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Life isn’t fair, but your business should be

On Behalf of | Oct 15, 2019 | Business Transactions |

Business owners often face complex decisions. Each day, you might need to justify a product price increase, lay out a new marketing strategy or alter your manufacturing specifications to meet regulatory requirements.

And to stay in business long-term, you want to please consumers and build on their loyalty to your brand. However, no matter how hard you try to do what’s right by your customers, it is virtually impossible to please everyone.

At some point, you might need to defend yourself against allegations of unfair business practices. Fortunately, thinking about how your choices could impact consumers can help set you up for success.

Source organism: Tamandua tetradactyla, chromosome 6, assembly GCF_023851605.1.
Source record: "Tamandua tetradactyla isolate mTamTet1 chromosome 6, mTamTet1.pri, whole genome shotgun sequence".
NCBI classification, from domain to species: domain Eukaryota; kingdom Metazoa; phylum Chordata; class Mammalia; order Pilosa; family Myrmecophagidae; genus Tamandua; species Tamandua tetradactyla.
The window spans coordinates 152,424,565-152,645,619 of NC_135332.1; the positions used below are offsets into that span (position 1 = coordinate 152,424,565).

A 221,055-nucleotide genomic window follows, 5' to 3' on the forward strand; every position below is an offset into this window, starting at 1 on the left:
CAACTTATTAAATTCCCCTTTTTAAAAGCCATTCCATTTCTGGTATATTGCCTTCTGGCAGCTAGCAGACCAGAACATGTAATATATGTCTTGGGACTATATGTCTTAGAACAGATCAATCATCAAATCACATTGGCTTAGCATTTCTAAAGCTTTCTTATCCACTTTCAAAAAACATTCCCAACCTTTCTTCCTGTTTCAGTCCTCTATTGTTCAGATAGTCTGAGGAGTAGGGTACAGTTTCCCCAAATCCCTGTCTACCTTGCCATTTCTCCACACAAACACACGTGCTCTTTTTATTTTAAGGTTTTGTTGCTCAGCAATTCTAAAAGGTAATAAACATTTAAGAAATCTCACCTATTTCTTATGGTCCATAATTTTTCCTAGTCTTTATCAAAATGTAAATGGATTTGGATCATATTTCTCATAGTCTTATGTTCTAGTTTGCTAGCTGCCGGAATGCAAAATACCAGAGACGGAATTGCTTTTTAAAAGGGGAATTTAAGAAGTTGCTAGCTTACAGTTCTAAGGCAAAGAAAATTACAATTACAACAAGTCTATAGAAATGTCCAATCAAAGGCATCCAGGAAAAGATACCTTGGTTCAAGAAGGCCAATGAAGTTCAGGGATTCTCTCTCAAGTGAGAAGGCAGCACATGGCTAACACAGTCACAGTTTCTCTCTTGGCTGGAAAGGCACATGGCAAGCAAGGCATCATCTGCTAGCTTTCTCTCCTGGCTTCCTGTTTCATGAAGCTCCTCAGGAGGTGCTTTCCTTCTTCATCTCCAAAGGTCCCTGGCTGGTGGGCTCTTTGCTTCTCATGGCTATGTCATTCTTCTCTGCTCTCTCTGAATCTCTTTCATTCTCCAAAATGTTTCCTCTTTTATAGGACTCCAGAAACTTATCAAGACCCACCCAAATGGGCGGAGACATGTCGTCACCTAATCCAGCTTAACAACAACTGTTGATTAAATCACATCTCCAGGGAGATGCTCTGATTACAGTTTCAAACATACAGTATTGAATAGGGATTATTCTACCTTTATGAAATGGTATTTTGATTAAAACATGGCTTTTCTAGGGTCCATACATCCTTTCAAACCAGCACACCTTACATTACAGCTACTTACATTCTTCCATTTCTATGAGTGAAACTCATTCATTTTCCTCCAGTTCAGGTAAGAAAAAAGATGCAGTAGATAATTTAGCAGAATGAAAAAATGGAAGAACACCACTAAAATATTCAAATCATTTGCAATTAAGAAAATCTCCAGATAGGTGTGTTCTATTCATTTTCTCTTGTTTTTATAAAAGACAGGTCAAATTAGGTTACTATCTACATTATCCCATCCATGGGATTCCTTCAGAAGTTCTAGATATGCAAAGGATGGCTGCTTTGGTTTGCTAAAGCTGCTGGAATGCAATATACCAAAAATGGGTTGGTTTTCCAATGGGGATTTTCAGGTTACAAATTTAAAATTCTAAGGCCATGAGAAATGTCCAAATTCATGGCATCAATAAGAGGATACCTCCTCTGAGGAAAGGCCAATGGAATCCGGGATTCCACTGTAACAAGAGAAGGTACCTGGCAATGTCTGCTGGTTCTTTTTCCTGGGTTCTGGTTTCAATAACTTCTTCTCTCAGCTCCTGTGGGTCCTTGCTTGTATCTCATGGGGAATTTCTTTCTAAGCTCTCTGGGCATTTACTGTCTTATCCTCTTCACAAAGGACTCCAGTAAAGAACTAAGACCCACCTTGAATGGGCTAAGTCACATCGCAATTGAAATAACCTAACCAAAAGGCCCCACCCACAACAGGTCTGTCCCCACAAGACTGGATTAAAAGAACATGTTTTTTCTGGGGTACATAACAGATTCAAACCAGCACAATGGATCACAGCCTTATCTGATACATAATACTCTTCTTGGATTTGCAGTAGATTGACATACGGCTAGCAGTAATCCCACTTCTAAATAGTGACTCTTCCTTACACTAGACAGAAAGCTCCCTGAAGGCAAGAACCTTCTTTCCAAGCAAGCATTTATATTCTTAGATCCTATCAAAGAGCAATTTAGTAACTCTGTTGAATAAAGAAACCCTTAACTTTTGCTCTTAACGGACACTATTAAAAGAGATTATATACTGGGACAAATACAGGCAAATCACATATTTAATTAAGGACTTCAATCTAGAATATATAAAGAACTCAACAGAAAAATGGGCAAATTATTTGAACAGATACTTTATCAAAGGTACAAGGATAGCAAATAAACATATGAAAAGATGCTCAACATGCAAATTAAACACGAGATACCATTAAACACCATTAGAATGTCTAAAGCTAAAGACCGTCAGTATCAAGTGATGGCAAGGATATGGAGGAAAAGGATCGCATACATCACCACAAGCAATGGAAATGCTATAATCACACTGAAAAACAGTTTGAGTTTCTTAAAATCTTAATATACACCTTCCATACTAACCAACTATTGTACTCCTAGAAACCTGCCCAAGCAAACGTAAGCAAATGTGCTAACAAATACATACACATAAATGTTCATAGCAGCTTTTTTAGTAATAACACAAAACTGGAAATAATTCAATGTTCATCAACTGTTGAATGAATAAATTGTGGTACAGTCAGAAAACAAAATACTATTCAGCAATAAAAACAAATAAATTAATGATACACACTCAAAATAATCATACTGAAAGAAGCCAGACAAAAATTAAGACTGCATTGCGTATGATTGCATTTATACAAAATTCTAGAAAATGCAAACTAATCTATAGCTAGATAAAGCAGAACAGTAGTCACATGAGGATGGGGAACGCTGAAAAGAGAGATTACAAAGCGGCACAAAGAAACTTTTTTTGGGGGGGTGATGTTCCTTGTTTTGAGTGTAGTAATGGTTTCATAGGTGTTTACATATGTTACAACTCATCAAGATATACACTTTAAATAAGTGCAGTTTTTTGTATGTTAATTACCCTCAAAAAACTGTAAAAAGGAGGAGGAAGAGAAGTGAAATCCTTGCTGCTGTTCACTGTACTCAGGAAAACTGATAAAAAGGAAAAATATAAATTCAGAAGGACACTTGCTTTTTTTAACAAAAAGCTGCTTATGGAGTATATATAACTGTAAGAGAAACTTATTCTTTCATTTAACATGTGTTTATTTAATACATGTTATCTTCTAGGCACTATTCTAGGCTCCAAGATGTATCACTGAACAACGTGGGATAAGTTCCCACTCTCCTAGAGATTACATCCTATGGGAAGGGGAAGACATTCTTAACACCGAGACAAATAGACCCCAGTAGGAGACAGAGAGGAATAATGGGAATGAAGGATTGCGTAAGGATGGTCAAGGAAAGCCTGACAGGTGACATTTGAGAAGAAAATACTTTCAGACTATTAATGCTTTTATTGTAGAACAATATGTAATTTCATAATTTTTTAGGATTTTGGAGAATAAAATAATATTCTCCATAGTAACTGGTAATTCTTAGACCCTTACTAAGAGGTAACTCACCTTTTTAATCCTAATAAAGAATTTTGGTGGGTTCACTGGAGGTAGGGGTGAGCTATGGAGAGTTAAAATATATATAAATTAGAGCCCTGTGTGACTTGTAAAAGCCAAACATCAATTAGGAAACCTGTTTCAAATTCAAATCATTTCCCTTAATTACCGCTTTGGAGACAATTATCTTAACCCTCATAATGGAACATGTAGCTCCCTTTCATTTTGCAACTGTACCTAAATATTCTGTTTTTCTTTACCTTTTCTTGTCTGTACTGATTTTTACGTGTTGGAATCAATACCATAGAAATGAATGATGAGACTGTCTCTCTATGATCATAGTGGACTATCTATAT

Three questions business owners should consider in their decision-making process

Consumer protection laws prohibit businesses from using fraudulent or deceptive methods to influence business decisions. To maintain legal and ethical business practices, some of the questions you can ask yourself include:

  • Is it possible that your practice or act might substantially injure consumers? Subjective damage, such as emotional trouble, may not merit recourse. However, if your choice creates significant financial loss or causes many people to suffer minor injuries, a court may rule your practices unfair.
  • Could a consumer avoid such injuries? People must maintain their autonomy in purchasing decisions. Therefore, withholding pricing details or coercing someone into buying something they neither want nor need may be considered unfair.
  • Might probable harm outweigh the benefits your product or service would provide? Or could your actions create a societal problem in general?

Allegations of unfair practices can harm your business’ reputation. However, by approaching each decision with the end user in mind, you can improve your chances of maintaining customer satisfaction, as well as your good name.